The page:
Monday, November 24, 2014

Making Change in Peru: Big Bills, Financialized Development, and the Potentializing Limits of Fungibility (Part 1)

By IMTFI researcher Eric Hirsch

In a December post on the IMTFI blog, Dr. Liz Losh, a UCSD-based media scholar who live blogged IMTFI’s 2013 Conference, referred to the “inherently unwelcome nature” of my research experiments for exploring cash use in an Andean market town. Why might this research have been so unwelcome, at least at first? As part of my broader investigation into how development projects have become engaged in stimulating the cultivation of indigenous identity and putting that identity to work toward creating more economic vibrancy in Andean Peru, I tried to get a better sense of what development actually means at the level of cash changing hands. For my project, that meant repeated attempts to purchase relatively inexpensive items—avocado sandwiches, vegetables, socks, and other wares being sold in the Chivay market—with large cash bills, namely, 50 and 100-sol notes (about $17.50 and $35, respectively).

I set vendors on this potentially annoying task to find out how fungible cash really is in practice. Of course, in theory, money is fungible: any five dollars is mutually interchangeable with any other five dollars, and the same goes for one-hundred soles, two-thousand rupees, and any other money amount. Conceptually, it does not matter what notes or denominations or media might be used to compose that particular amount of value. That’s one of the reasons why money has been so important throughout modern history. As a medium of exchange, money has lubricated countless economic transactions. It has long been seen as a technology that eliminated the cumbersomeness of barter. And much more recently, money has taken on even more liquid forms, from credit to today’s mobile money platforms, a core interest of IMTFI. Because of this liquidity, as social theorists have long argued, economic interaction has become so seamless that it has almost completely ceased to be something social.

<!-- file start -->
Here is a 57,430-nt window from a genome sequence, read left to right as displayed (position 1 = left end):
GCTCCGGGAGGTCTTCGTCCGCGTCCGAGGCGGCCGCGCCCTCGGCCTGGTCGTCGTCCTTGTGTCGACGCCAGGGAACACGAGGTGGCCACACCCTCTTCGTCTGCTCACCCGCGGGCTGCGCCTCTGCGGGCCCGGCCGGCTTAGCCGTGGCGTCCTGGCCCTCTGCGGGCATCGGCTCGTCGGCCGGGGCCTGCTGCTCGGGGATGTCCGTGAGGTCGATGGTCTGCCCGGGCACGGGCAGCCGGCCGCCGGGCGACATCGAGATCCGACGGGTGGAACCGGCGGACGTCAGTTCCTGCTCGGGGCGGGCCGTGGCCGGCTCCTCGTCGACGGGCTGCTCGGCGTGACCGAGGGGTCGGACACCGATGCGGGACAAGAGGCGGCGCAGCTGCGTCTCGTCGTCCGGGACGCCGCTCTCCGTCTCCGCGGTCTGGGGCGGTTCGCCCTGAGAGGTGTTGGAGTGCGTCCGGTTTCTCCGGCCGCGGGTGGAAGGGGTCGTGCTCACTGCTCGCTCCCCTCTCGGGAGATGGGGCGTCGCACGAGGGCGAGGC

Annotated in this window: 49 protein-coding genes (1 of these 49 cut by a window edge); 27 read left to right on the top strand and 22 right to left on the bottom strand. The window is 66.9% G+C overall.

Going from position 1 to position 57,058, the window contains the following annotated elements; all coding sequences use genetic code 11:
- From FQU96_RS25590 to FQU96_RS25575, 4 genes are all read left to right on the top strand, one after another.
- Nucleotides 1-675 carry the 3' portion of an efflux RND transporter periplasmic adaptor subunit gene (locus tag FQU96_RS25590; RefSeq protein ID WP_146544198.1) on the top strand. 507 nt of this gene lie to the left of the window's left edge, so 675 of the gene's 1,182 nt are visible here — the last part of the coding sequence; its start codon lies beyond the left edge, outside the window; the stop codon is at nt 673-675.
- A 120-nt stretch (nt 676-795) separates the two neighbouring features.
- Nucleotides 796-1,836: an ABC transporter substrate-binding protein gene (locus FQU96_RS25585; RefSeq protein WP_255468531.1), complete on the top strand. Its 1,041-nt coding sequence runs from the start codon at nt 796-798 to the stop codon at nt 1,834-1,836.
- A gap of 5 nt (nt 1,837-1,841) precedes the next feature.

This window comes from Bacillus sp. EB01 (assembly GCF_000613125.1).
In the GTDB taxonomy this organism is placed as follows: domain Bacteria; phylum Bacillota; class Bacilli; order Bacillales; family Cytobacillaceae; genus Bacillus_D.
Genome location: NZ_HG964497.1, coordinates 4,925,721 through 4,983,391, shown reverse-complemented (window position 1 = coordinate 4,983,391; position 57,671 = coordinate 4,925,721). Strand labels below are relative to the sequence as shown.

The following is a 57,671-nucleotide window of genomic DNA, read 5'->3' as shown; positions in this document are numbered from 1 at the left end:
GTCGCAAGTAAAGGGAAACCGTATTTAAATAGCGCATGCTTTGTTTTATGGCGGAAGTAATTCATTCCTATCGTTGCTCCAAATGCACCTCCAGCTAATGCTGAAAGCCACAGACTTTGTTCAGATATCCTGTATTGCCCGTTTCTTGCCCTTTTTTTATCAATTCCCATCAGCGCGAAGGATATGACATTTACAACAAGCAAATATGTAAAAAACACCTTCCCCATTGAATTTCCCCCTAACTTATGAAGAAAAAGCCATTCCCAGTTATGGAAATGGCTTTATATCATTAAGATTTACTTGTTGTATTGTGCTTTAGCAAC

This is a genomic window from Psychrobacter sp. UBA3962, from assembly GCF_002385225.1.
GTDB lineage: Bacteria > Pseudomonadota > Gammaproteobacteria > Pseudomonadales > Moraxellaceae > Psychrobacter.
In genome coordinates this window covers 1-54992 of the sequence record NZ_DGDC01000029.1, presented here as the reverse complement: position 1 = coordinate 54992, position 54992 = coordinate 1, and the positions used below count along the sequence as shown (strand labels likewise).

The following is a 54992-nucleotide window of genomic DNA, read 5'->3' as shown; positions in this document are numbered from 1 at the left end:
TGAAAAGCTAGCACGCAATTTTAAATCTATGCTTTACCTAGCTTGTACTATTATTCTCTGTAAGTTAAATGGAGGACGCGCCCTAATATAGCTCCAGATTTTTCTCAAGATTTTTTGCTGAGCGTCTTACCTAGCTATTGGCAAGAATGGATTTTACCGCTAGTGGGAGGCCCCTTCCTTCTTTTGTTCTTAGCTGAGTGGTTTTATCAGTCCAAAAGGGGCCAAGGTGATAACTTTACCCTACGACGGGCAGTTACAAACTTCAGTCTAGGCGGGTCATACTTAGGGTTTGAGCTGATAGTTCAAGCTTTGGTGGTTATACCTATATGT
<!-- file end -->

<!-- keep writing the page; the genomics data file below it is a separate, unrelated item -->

The central market of Chivay. Photo by author.
Yet if buying things with money were really so easy, why would my research experiments be so unwelcome? If cash use strips the economic interaction of its social component, why did my annoying attempts to purchase small items with burdensome big bills find relief in vendors’ social ties?

This research attends to the non-fungible dimensions of those big bills. Based on what I have found, I argue that in Colca big bills often cannot be spent without the mediation of certain social relations. In other words, a bill’s denomination, or the unit of value it designates (for example, 10 soles, 20 soles, or 50 soles), is sometimes a structural obstacle to cash fungibility: a 50-sol bill can’t always be used to buy a 3-sol bag of tomatoes, and even if it can, the exchange can’t happen immediately if the vendor does not have the right amount of change to return to the buyer. And as a structural obstacle, denomination actually ends up coloring market exchanges, making them more human, more intimate, and even more political than standard social scientific approaches to exchange would have us imagine. This research builds on a number of recent anthropological studies—notably work by Jessica Cattelino (2009), Julie Chu (2010), Bill Maurer (2005), as well as an upcoming collaboration with institute affiliates Anthony Pickles, Vivian Dzokoto, and Taylor Nelms—suggesting that exchanges of money could be key moments of forging social ties, ordinary self-making, cultural value creation, and articulating a broader political orientation.